Subverting Style: Japanese Street Fashion
Japanese street fashion has a unique and adventurous style not seen anywhere else in the world.
For decades, the youth of Japan have driven fashion in unique and unexpected directions, with an eclecticism and sense of adventure not seen in anywhere else in the world. Starting in the 1980s, the young people of the Harajuku district of Shibuya, Tokyo, have had an unprecedented influence on fashion.
Emergence of Japanese Street Fashion
Harajuku was the juncture of a converging set of social and economic factors, that colourfully exploded globally in the form of a fashion revolution.
The rise of Japanese youth culture:
The end of WWII brought massive social changes to Japan. Rapid industralisation and adoption of Western influences caused a cascade of social changes. As in the United States, Japan had a post-war baby boom, and cultural ideas about youth and adolescence began to change. Younger generations started to enjoy a prolonged adolescence, delaying marriage and financial independence. In these years, they enjoyed the social freedoms of adulthood, while still living at home with their parents. These young people had more disposable income and free time than prior generations.
The Japanese economy:
The Japanese economy rose rapidly in the 1950s and onward, peaking dramatically from 1985 - 1990, benefiting this new young leisure class.
The importance of Japanese fashion designers:
In the 1980s, Japanese designers like Issey Miyake, Comme des Garçons, and Yohji Yamamoto were making a mark on the world fashion scene, redefining Japanese style for a new era.
The Harajuku district itself:
In the late 1970s, Harajuku was the site of a few fashion retailers, and began attracting fashion-conscious shoppers. Also in the late 70s, Harajuku closed local roads to create pedestrian-friendly shopping areas on Sundays. Local parks on the promenade attracted teenage street dancers and musicians for impromptu performances. The Sunday pedestrian district became known as a place for teenagers to show off their fashion sense, to see and be seen.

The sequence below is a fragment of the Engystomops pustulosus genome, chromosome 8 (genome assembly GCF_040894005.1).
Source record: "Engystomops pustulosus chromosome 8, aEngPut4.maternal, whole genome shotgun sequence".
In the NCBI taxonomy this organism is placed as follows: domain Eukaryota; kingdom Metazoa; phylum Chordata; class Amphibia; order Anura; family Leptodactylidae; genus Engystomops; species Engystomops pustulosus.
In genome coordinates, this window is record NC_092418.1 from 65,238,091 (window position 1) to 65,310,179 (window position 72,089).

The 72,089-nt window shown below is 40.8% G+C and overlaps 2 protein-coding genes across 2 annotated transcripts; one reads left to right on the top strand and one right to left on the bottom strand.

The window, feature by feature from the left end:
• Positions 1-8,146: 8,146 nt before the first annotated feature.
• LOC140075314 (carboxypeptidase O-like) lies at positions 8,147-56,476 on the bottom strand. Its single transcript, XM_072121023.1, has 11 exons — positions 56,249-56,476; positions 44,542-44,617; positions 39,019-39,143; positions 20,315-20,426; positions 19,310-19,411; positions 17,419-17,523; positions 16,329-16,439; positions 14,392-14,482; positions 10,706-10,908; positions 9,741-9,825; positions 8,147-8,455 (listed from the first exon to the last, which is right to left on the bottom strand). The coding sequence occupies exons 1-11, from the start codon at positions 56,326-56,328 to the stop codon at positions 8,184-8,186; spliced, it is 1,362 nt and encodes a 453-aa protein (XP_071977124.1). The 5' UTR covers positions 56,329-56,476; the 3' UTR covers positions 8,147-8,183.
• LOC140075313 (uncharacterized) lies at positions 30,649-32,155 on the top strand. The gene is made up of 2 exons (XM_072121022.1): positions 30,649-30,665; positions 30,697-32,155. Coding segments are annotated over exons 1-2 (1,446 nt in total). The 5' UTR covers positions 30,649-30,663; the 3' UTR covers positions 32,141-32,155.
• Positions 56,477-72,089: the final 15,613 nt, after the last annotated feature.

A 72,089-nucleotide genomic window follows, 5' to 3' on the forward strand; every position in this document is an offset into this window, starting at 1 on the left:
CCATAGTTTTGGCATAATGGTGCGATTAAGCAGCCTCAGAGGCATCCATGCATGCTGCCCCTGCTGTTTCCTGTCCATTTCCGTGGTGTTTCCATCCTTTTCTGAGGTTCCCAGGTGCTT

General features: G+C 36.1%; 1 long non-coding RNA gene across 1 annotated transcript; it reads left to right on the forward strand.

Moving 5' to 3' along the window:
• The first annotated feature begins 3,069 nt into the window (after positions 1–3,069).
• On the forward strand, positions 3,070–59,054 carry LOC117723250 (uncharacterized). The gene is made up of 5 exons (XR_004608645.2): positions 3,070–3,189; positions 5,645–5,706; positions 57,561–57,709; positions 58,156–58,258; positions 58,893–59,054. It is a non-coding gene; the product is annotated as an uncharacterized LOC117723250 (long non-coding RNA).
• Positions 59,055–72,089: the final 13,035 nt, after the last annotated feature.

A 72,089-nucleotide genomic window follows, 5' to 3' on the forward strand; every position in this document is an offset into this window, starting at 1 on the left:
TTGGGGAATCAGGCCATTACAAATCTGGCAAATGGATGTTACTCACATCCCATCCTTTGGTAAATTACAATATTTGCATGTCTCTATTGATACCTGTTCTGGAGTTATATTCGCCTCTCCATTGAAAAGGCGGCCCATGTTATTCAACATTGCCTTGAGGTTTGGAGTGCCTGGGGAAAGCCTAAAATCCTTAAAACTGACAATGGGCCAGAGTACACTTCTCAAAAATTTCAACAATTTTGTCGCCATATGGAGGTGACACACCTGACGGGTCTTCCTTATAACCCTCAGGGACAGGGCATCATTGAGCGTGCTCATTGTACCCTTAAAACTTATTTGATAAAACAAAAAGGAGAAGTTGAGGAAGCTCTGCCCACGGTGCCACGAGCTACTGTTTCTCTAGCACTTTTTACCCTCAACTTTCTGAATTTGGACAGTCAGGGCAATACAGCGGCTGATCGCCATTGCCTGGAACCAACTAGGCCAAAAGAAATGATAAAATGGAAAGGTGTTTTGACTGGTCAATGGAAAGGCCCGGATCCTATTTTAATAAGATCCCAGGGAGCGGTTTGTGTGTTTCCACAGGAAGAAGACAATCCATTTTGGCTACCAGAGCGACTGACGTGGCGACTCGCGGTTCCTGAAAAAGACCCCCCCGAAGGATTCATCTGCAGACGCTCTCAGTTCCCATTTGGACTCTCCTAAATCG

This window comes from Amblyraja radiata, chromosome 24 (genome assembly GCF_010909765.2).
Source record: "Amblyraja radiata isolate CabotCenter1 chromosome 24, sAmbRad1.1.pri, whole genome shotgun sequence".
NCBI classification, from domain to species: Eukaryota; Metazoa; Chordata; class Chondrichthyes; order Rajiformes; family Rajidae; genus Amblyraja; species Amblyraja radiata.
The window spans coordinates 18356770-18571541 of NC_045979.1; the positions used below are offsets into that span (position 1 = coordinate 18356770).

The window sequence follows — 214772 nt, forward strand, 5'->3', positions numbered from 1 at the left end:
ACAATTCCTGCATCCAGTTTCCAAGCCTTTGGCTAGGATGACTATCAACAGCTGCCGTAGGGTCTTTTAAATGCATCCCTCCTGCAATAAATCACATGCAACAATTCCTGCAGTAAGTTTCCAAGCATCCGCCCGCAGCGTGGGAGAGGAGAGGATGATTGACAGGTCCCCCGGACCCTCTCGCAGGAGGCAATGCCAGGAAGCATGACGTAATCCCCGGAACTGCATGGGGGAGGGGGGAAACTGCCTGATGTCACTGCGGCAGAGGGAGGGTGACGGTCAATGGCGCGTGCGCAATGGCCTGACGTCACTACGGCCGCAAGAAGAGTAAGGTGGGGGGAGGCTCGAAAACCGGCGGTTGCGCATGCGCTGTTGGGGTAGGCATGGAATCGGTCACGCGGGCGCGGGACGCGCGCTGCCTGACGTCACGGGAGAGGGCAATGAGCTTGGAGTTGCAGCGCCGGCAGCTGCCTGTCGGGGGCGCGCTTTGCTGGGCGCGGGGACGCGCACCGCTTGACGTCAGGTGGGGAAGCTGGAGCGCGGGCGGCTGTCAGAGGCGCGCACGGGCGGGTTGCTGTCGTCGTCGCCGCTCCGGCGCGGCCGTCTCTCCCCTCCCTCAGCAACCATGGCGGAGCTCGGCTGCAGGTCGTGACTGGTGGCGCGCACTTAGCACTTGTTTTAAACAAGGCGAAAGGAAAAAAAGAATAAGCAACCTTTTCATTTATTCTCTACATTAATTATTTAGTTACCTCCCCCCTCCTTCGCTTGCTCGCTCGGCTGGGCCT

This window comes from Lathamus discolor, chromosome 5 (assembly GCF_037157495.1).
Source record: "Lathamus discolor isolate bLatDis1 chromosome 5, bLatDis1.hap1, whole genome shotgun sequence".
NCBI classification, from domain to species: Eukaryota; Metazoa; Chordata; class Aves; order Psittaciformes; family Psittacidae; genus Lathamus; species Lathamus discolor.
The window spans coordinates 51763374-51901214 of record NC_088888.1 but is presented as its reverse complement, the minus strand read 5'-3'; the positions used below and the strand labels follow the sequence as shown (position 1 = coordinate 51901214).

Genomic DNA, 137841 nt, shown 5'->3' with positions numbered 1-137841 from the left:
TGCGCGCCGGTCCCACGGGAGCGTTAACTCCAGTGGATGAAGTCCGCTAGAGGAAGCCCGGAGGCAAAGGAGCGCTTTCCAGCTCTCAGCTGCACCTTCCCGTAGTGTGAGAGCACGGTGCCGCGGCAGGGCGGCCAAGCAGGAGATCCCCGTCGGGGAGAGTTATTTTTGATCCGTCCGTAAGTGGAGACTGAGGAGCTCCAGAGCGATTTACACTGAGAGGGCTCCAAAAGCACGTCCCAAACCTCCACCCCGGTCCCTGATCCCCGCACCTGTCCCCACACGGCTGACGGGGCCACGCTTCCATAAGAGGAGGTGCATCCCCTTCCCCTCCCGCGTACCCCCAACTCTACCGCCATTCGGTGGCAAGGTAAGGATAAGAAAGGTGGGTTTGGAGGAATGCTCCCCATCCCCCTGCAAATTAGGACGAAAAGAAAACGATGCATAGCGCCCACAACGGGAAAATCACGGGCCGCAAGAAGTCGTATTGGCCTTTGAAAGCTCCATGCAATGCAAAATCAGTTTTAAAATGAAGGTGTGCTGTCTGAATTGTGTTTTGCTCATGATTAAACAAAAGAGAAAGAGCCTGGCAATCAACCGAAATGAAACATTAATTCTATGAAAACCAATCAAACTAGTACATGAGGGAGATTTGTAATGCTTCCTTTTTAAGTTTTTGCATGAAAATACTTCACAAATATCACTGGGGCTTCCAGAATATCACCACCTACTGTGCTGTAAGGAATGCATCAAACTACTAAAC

This convergence of a relaxation of social rules and expectations, increased free time and money, and growing attention to the fashion choices of their peers drove the young people of Harajuku to become increasingly adventurous with their clothing choices, borrowing global influences and transforming them into a distinctive, avant-garde street style that was all their own.
Japanese street styles
Today, the youth of Japan continue to lead the way in bold and unique fashion, always inventing new trends, and many distinct styles have emerged and continue to be seen on the streets of Japan:
- Lolita: Lolita fashion is heavily influenced by Victorian and Edwardian fashion, and has become a world-wide phenomenon. Lolita has several different sub-styles, but tends to feature full skirts and tight waistlines, and focuses on cuteness. Gothic Lolita styles are Victorian and dark, often featuring dark colours and bat and skull motifs, but still presented in an appealing way. Sweet Lolita is childlike, and generally features pastel colours and fairy tale themes. Kodona is a more masculine form of Lolita, echoing Edwardian male fashions with cropped pants, lace cuffs, and top hats.